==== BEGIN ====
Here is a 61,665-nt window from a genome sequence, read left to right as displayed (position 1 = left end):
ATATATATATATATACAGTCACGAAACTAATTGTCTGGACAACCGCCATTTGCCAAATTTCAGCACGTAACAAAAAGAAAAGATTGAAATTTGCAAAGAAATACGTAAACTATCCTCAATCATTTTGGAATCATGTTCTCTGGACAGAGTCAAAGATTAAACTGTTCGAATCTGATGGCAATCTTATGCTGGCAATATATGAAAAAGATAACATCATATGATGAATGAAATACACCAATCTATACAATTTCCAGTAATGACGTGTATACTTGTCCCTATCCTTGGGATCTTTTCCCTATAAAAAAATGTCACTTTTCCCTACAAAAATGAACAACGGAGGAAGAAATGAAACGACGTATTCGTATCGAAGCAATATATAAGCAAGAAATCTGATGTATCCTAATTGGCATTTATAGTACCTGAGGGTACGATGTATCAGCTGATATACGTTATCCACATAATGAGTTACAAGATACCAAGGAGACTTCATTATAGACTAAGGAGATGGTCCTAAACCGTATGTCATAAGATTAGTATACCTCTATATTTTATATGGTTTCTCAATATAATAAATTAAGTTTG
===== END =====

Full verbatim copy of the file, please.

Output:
Here is a 61,665-nt window from a genome sequence, read left to right as displayed (position 1 = left end):
ATATATATATATATACAGTCACGAAACTAATTGTCTGGACAACCGCCATTTGCCAAATTTCAGCACGTAACAAAAAGAAAAGATTGAAATTTGCAAAGAAATACGTAAACTATCCTCAATCATTTTGGAATCATGTTCTCTGGACAGAGTCAAAGATTAAACTGTTCGAATCTGATGGCAATCTTATGCTGGCAATATATGAAAAAGATAACATCATATGATGAATGAAATACACCAATCTATACAATTTCCAGTAATGACGTGTATACTTGTCCCTATCCTTGGGATCTTTTCCCTATAAAAAAATGTCACTTTTCCCTACAAAAATGAACAACGGAGGAAGAAATGAAACGACGTATTCGTATCGAAGCAATATATAAGCAAGAAATCTGATGTATCCTAATTGGCATTTATAGTACCTGAGGGTACGATGTATCAGCTGATATACGTTATCCACATAATGAGTTACAAGATACCAAGGAGACTTCATTATAGACTAAGGAGATGGTCCTAAACCGTATGTCATAAGATTAGTATACCTCTATATTTTATATGGTTTCTCAATATAATAAATTAAGTTTG